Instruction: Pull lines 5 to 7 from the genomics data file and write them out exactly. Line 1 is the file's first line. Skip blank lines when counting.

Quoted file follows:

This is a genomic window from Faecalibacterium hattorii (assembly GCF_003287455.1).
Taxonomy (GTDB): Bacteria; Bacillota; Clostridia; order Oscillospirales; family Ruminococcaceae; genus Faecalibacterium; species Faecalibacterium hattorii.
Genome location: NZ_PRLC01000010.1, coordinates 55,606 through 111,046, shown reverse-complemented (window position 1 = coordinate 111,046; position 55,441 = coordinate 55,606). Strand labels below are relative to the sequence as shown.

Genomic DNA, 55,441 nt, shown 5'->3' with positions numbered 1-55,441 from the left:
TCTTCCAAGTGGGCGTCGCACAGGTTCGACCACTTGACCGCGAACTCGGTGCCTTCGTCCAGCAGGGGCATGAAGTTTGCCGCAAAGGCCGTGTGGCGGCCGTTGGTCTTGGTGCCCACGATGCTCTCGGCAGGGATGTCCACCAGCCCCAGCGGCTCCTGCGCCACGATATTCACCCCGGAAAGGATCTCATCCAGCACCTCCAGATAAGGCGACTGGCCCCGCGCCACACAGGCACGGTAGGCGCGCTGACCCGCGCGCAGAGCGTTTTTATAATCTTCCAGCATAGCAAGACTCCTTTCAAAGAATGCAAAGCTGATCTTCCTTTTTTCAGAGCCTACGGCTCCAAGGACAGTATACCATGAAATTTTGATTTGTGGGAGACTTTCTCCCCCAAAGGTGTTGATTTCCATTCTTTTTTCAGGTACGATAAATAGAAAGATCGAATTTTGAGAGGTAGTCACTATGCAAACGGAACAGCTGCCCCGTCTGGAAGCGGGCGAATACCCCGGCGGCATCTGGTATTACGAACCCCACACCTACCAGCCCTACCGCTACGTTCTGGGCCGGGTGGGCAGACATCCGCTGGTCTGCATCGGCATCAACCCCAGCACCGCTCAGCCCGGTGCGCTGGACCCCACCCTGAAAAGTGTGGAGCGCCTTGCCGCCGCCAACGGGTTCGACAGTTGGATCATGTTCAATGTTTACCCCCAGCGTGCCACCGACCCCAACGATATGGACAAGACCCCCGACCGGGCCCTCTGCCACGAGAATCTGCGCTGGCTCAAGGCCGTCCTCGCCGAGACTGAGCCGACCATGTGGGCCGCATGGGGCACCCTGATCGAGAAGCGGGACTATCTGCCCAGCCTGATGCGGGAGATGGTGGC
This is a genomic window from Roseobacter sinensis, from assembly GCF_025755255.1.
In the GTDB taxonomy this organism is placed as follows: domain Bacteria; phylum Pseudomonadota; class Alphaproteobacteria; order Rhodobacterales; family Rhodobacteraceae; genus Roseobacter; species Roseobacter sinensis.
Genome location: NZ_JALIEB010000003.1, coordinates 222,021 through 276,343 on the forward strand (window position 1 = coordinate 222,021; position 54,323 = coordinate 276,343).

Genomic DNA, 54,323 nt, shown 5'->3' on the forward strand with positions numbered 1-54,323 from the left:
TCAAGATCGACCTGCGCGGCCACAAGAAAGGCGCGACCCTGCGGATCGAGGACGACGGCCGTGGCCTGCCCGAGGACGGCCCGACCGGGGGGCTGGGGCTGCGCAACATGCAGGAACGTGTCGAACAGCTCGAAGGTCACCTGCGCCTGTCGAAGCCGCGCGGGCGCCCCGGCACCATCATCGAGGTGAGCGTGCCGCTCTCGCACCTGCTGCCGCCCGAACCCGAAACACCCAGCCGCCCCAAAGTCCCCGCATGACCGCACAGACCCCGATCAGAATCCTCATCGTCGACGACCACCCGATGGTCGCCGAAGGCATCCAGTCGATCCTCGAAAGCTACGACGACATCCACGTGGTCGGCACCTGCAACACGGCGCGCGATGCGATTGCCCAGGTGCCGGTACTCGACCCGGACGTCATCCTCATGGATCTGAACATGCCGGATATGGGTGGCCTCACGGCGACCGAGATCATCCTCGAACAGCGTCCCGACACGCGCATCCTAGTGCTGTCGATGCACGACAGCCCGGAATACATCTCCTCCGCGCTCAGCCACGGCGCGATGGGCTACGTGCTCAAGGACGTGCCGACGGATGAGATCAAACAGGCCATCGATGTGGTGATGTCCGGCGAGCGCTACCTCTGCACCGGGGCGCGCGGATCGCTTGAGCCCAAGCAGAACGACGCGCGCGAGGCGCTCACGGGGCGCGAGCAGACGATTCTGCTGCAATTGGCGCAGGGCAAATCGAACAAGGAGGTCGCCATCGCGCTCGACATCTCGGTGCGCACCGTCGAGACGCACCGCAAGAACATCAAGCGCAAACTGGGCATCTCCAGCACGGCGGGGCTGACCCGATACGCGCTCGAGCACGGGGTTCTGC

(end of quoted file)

TCTTCCAAGTGGGCGTCGCACAGGTTCGACCACTTGACCGCGAACTCGGTGCCTTCGTCCAGCAGGGGCATGAAGTTTGCCGCAAAGGCCGTGTGGCGGCCGTTGGTCTTGGTGCCCACGATGCTCTCGGCAGGGATGTCCACCAGCCCCAGCGGCTCCTGCGCCACGATATTCACCCCGGAAAGGATCTCATCCAGCACCTCCAGATAAGGCGACTGGCCCCGCGCCACACAGGCACGGTAGGCGCGCTGACCCGCGCGCAGAGCGTTTTTATAATCTTCCAGCATAGCAAGACTCCTTTCAAAGAATGCAAAGCTGATCTTCCTTTTTTCAGAGCCTACGGCTCCAAGGACAGTATACCATGAAATTTTGATTTGTGGGAGACTTTCTCCCCCAAAGGTGTTGATTTCCATTCTTTTTTCAGGTACGATAAATAGAAAGATCGAATTTTGAGAGGTAGTCACTATGCAAACGGAACAGCTGCCCCGTCTGGAAGCGGGCGAATACCCCGGCGGCATCTGGTATTACGAACCCCACACCTACCAGCCCTACCGCTACGTTCTGGGCCGGGTGGGCAGACATCCGCTGGTCTGCATCGGCATCAACCCCAGCACCGCTCAGCCCGGTGCGCTGGACCCCACCCTGAAAAGTGTGGAGCGCCTTGCCGCCGCCAACGGGTTCGACAGTTGGATCATGTTCAATGTTTACCCCCAGCGTGCCACCGACCCCAACGATATGGACAAGACCCCCGACCGGGCCCTCTGCCACGAGAATCTGCGCTGGCTCAAGGCCGTCCTCGCCGAGACTGAGCCGACCATGTGGGCCGCATGGGGCACCCTGATCGAGAAGCGGGACTATCTGCCCAGCCTGATGCGGGAGATGGTGGC
This is a genomic window from Roseobacter sinensis, from assembly GCF_025755255.1.
In the GTDB taxonomy this organism is placed as follows: domain Bacteria; phylum Pseudomonadota; class Alphaproteobacteria; order Rhodobacterales; family Rhodobacteraceae; genus Roseobacter; species Roseobacter sinensis.